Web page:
US raid on IS produced wealth of intelligence

US raid on IS produced wealth of intelligence
US Defense Secretary Ash Carter announced that US Special Forces had conducted an operation in Eastern Syria and killed senior Islamic State leader Abu Sayyaf.
PHOTO: Reuters

WASHINGTON - A US commando raid in Syria last month that killed a senior figure from the Islamic State group produced a wealth of information about the jihadists' finances and leadership, the New York Times reported Tuesday, citing US officials.

Material seized in the May 16 raid against Abu Sayyaf, believed to be the group's top financier, already helped US forces track down and bomb another IS leader in eastern Syria on May 31, unnamed officials told the Times.

US government officials believe an influential lieutenant, Abu Hamid, was killed in that air strike, the Times reported, but the IS group has not yet confirmed his death.

An estimated four to seven terabytes of data was extracted from laptops, cell phones and other items recovered in the operation, the newspaper said. The information included insights into how the group's leader, Abu Bakr al-Baghdadi, seeks to avoid being monitored by US-led coalition forces.

When the IS chief meets regional leaders at his headquarters in Raqqa, each militant has to hand over their mobile phone to a driver to avoid revealing their location to Western spy services, the paper wrote.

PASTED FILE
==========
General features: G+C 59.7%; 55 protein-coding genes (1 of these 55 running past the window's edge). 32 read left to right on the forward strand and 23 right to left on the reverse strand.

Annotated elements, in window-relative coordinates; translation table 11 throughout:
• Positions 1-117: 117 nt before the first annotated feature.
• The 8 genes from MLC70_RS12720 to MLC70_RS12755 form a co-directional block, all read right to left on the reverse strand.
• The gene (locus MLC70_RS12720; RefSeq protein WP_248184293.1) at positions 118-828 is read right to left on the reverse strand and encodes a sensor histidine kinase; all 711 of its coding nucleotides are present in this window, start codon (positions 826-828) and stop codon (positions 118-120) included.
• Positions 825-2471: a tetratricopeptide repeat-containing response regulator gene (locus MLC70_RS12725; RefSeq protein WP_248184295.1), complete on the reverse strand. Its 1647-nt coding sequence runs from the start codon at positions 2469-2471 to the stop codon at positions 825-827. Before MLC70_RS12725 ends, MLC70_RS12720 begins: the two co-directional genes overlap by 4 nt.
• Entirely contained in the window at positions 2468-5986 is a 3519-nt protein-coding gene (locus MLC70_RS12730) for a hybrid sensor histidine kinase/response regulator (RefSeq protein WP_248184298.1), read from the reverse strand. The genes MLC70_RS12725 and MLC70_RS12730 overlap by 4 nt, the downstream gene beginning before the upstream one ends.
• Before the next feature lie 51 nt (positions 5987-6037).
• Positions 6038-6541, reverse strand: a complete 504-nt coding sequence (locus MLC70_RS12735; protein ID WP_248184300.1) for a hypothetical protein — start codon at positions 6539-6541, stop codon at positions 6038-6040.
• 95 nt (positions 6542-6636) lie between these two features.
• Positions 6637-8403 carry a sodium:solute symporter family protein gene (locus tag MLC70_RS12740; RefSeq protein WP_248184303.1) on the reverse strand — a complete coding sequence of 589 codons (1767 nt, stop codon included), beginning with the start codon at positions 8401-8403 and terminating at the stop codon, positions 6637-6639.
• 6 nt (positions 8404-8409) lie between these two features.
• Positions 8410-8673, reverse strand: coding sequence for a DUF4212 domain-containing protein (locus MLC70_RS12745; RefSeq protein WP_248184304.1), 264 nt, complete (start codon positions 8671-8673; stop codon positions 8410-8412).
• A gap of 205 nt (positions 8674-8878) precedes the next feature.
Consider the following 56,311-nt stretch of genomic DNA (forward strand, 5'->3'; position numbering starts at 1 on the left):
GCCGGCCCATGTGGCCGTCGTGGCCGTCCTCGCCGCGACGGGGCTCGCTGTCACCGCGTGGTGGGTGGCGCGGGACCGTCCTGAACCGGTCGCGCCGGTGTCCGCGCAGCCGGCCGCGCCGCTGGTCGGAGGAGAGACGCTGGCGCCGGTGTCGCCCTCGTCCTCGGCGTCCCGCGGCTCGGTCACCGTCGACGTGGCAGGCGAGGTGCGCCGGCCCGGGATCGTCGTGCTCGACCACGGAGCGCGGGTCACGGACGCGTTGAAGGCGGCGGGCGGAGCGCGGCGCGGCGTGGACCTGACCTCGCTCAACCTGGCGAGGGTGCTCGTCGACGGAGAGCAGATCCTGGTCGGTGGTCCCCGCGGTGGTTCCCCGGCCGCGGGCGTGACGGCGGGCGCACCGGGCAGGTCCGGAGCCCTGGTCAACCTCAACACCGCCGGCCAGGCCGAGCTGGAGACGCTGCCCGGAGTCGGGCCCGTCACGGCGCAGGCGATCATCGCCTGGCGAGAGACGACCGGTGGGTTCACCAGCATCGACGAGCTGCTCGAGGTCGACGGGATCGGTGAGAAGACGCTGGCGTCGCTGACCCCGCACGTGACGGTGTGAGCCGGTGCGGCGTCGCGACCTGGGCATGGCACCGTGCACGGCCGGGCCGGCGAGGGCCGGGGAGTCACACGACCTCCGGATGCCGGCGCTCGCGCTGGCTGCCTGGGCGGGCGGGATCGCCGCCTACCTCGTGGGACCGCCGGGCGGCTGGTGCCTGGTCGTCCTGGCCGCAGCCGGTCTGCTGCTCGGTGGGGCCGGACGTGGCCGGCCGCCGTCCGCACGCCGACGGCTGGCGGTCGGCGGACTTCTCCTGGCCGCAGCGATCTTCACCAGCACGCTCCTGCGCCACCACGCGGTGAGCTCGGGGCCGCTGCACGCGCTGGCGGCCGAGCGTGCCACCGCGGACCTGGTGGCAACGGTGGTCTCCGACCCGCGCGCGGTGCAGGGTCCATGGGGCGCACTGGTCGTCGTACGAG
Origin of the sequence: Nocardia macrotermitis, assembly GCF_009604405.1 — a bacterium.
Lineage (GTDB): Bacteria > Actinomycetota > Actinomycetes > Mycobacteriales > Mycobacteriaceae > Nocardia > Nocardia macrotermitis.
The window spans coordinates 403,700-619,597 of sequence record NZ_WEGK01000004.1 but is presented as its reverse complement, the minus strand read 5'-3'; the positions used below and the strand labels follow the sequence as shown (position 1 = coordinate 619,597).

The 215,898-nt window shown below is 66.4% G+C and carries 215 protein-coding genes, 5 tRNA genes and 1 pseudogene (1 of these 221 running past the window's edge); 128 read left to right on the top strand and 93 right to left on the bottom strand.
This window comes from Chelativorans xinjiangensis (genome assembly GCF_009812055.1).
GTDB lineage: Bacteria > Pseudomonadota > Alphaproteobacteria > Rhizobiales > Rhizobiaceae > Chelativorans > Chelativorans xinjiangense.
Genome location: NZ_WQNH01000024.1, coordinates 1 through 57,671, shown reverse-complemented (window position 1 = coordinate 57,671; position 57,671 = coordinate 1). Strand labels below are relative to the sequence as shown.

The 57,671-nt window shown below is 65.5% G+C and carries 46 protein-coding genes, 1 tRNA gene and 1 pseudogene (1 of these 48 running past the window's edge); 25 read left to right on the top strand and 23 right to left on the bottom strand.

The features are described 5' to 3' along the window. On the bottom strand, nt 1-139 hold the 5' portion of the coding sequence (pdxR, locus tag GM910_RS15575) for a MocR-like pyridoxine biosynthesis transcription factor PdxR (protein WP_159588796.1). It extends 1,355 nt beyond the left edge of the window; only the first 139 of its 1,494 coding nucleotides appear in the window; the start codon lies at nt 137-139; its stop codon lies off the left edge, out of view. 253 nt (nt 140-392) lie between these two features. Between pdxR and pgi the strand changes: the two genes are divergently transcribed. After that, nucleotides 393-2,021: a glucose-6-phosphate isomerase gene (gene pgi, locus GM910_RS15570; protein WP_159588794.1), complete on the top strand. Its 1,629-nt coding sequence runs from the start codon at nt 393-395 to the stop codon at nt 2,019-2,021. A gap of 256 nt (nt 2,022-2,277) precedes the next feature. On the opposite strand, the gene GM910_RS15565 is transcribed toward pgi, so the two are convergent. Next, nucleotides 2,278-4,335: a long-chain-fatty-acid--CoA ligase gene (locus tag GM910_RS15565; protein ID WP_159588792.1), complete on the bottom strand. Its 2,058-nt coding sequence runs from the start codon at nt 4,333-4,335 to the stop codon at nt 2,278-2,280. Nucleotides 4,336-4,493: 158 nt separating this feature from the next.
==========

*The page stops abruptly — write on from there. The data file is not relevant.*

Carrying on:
"I'll just say from that raid we're learning quite a bit that we did not know before," a senior State Department official told reporters in a teleconference last week.

US intelligence agencies declined to comment on the report.

At least one informer "deep inside" the IS group played a pivotal role in tracking Abu Sayyaf before the raid, a military official told the Times.

US officials believe Abu Sayyaf was involved in kidnapping activities and oversaw oil smuggling and financing for the group.

Material found in the raid showed that about half of the IS group's oil profits is allocated to a "general operating budget" while the remainder is divided between maintaining oil production facilities and paying workers, officials told the Times.

The workers are fully paid employees for the IS group and not conscripted locals as previously believed, officials said.

The US presidential envoy to the coalition fighting the IS group, retired US general John Allen, said in Qatar last week that the raid uncovered "substantial information on Daesh (IS) financial operations."

The new information gathered indicated that one figure, Fadel al-Hayali, also known as Abu Mutaz, may wield more power in the IS organisation than previously suspected, according to the paper.

US Army Delta commandos detained Sayyaf's wife in the raid but were not able to capture Abu Sayyaf alive as planned.

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